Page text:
The cart, child-size perfect for you to shop like a grown-up and do what I do. Made of metal, heavy and constructed well. A blur of red, as you blaze through the aisles, paying attention only to what catches your eye.
I ask you what feels like 100 times, slow down, take a breath, it’s not a race, hold on, keep your head up, be careful of others, it is a privilege to use this cart, it can quickly be taken away. You do your little dance, make silly noises, tell me “Uuuhhh, I can do it, leave me alone”.
I take the breath I offered you, offer myself some encouragement too. Continue to check items off my list, eggs, apples, yogurt, and slip in a few extra treats. My mind is continuously rolling through the list, I know you are behind me, ah there is the bread.
SLAM! A sharp pain grows deep in my leg. Am I bleeding? Can I walk? Anyone going to say anything?
There are many witnesses to this accident but all are frozen like statues with no way to break free. Time is standing still no one is there to save me.
You are turning red, afraid, tears welling up in your eyes, I am in serious pain, my bare heel aching, I’ve lost my breath I know it is here some place. The silence, stillness, break in the routine feels like so long although only seconds are passing. No one steps in, offers condolences or a lighthearted moment to ease the tension and the pain.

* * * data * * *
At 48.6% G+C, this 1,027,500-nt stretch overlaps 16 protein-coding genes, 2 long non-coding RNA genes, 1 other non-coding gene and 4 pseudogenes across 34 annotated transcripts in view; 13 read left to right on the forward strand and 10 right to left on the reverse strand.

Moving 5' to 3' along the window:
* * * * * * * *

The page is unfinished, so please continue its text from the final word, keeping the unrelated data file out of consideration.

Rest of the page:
I am on my own, as it feels I always am in moments like this, alone, unprotected, exposed, suffering. I lower my head, hand to my chest, feel my breath reminding me it is here. I hear it loud and clear. I say nothing, I just start to move, yes I can walk, forward it is.
I look back after a moment, you are following me, not crying but worried trying to find the words to say, “Are you okay?”. I stop, let you catch up, get down on one knee, it feels good to let the weight off, my heel now pounding though not bleeding, that is a relief.
I ask you if you know that you really hurt me. You say yes, quietly, then you squirm off my knee. We still need milk and butter the emotions between us thick and sticky. You stay close, slow your pace, see more than just what you want to see.
As I put the last item in my cart I hear from out of no where “Excuse me, you are a rock star!”. A mom with a two-year-old sitting in her cart, she saw everything and wanted to make sure that I knew that she saw me. She wondered emphatically how did I mange to stay so calm, stay within, not let out my hurt, throw it all over my son and stand up for my heel, my body, that was so hurt. “If I was in your place, I would have screamed, no question.” A genuine smile washed over my face, the simplest answer is that today, gratefully, I am in a good mental place.